More affordable housing aimed toward low-income residents and formerly homeless individuals could be coming to Boyle Heights, with multiple projects in the works near the Metro Gold Line.
On Wednesday, a Los Angeles Superior Court judge tentatively ruled that a nonprofit developer could move forward with plans to build a 49-unit apartment building for mentally ill homeless people on First Street next to the El Mercado shopping center, the Los Angeles Times reported.
And in April, the East Los Angeles Community Corporation — also a nonprofit community developer — filed plans for a five-story building with 63 affordable units adjacent to the Gold Line Soto Station, according to the City Planning Department.
Both properties would sit on land owned by the Los Angeles County Metropolitan Transportation Authority, which acquired the land next to El Mercado during its extension of the Gold Line and gave nonprofit developer A Community of Friends exclusive rights to the property.
The developer’s proposed project, known as Lorena Plaza, faced opposition from El Mercado’s owners, who appealed the city’s decision to approve the construction and then took the case to court once the appeal was overruled by the City Council, according to the Times.
A Community of Friends plans to construct Lorena Plaza with funds from Proposition HHH, the city’s $1.2-billion homeless housing bond. The organization celebrated the court’s decision that the plans for the project had gone through a sufficient environmental review to move forward.
“Words cannot express how thrilled we are and gratified by the judge’s tentative ruling,” Dora Leong Gallo, executive director of A Community of Friends, told the Times.
Both sides now have an opportunity to argue the tentative ruling, and a final decision is expected in 15 days, the Times reported.
The Soto Station project — called the Los Lirios Apartments — would include 43 units open to households earning between 30 and 50 percent of the area median income, Urbanize LA reported, while 20 would serve as permanent supportive housing for individuals struggling with homelessness. Fifty percent of the area’s median income is $52,200 for a family of four.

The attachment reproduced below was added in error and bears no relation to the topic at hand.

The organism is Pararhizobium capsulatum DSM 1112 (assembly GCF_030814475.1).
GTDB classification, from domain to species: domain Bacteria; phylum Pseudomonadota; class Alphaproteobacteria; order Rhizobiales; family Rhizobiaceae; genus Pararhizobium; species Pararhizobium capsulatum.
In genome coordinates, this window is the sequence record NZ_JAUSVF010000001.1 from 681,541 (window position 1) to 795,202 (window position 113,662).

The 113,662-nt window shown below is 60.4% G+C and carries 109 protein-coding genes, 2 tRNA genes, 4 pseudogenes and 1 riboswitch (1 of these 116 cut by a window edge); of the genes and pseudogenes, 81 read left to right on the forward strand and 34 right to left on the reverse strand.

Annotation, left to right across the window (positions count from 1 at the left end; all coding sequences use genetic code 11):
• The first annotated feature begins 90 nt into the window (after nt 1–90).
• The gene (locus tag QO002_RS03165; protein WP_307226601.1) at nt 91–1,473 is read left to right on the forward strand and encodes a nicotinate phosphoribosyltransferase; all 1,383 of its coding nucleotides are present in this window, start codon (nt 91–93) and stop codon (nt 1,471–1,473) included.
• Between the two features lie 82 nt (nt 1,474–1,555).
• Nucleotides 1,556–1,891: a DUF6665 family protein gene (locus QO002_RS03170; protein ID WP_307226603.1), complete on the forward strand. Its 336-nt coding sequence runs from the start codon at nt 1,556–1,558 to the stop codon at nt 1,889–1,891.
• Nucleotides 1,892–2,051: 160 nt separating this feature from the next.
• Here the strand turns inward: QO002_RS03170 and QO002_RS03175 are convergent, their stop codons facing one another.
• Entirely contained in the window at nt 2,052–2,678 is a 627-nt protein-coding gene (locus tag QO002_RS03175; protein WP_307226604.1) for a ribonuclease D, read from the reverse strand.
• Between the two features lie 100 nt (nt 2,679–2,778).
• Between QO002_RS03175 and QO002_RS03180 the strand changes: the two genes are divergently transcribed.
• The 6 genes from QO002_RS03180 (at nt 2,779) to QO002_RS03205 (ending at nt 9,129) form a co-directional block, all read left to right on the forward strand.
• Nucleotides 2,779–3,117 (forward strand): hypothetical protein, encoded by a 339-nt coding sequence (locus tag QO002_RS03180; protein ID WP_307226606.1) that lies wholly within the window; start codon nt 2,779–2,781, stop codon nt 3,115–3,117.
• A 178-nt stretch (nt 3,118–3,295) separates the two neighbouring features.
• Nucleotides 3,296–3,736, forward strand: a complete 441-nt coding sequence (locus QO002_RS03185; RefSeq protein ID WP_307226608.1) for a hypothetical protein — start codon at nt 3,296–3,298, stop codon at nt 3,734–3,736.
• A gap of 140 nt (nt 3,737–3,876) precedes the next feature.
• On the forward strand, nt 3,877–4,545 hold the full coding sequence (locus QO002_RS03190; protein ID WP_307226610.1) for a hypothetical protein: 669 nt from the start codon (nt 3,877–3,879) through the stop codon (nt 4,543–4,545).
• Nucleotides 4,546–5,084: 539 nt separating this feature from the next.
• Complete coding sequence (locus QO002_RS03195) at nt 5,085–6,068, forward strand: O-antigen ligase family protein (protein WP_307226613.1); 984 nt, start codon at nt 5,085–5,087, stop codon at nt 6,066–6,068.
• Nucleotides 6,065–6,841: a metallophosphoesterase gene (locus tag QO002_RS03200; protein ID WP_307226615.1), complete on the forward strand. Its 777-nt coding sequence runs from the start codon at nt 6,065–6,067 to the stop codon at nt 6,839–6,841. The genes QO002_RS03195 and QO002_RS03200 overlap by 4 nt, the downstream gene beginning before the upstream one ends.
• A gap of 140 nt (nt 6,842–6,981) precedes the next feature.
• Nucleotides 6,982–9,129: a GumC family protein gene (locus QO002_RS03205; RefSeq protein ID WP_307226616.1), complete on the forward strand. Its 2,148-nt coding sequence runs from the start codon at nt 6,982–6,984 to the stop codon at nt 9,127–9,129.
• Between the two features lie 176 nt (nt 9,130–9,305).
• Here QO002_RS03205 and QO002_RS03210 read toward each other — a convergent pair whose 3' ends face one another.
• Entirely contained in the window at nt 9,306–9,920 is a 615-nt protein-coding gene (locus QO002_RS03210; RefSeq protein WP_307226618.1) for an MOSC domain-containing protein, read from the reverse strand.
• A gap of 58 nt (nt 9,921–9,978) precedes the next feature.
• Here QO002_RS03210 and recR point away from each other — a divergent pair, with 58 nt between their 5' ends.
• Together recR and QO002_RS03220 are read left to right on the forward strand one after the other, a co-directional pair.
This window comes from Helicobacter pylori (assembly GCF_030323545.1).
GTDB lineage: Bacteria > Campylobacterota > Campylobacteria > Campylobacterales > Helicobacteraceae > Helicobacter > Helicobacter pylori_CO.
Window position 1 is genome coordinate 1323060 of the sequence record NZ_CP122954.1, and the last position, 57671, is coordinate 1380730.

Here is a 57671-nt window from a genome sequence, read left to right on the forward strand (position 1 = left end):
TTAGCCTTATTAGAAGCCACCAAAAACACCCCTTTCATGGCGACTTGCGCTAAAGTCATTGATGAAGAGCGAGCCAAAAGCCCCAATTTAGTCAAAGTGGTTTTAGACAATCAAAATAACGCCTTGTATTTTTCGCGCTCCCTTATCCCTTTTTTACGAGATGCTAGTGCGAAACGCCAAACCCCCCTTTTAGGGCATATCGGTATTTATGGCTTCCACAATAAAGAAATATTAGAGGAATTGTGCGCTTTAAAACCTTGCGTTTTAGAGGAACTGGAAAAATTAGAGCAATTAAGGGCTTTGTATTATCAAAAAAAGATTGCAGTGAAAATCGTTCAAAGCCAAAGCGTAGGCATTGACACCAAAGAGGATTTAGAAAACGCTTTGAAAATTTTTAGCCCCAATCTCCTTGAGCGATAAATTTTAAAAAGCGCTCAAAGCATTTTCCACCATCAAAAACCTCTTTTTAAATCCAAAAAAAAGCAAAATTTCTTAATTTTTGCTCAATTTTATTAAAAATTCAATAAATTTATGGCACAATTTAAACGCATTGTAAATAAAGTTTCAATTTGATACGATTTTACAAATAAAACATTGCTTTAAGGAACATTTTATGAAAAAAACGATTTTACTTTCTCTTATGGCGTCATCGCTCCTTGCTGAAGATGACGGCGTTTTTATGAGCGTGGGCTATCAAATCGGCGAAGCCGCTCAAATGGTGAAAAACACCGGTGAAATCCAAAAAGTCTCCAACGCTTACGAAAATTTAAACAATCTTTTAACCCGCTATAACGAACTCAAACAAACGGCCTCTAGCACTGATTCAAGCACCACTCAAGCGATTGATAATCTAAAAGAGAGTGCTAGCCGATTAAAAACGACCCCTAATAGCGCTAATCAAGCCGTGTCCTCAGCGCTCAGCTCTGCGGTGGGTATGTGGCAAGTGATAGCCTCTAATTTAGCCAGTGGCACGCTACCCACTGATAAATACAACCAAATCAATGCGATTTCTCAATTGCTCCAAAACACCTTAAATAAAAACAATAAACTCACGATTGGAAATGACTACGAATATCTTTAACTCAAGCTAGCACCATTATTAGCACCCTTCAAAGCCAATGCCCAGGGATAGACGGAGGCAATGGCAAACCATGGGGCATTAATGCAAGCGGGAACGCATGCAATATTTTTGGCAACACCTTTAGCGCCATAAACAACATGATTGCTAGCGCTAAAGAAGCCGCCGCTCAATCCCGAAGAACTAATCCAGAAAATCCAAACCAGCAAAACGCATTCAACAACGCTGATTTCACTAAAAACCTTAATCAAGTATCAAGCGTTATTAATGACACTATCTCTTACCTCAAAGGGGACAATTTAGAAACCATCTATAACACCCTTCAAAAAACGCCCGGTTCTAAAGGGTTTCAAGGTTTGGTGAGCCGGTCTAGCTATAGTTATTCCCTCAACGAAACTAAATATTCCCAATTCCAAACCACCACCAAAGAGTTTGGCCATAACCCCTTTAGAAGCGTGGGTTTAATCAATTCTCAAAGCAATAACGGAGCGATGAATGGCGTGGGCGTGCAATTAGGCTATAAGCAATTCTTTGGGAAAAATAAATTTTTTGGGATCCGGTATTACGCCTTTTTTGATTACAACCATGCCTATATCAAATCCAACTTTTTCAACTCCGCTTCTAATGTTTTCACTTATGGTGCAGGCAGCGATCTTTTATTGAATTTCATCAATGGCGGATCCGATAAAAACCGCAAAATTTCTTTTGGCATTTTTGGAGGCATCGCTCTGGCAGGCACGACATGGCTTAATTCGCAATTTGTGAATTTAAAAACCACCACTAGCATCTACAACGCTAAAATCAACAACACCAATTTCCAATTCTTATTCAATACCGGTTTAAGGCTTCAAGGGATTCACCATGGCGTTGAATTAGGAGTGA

Rents would range from $435 to $1,079 per month, based on the size of the apartment, according to a Metro planning document, and the project would incorporate 4,265 square feet of commercial space on the ground floor.
ELACC’s proposal attempts to address the rising price of housing in Los Angeles, where the median monthly rental price for a one-bedroom apartment in Boyle Heights is now $2,214, according to Zillow. As prices soar, organizations like ELACC are trying to keep residents from being priced out of their community.
“ELACC’s vision is simple: to help the members of a 95% Latino community create an environment that supports a productive, healthy, and fulfilling life,” according to the organization.
Urbanize LA reported that plans for an apartment complex there have been in the works since 2014, but shifted when a proposal for a second building on Metro-owned property across the street fell through. That space is now occupied by the Blue House — a historic home that was displaced when ELACC began building its Cielito Lindo Apartments near the corner of First and Soto streets. ELACC plans to open the 124-year-old house as a community center, Boyle Heights Beat previously reported.
Several other affordable housing complexes have been proposed next to Gold Line stops in Boyle Heights. The second phase of the Cielito Lindo development is currently under construction, and ELACC has proposed a 60-unit affordable housing complex next to Mariachi Plaza.
Photo: The Gold Line Soto Station. By Pablo De La Hoya.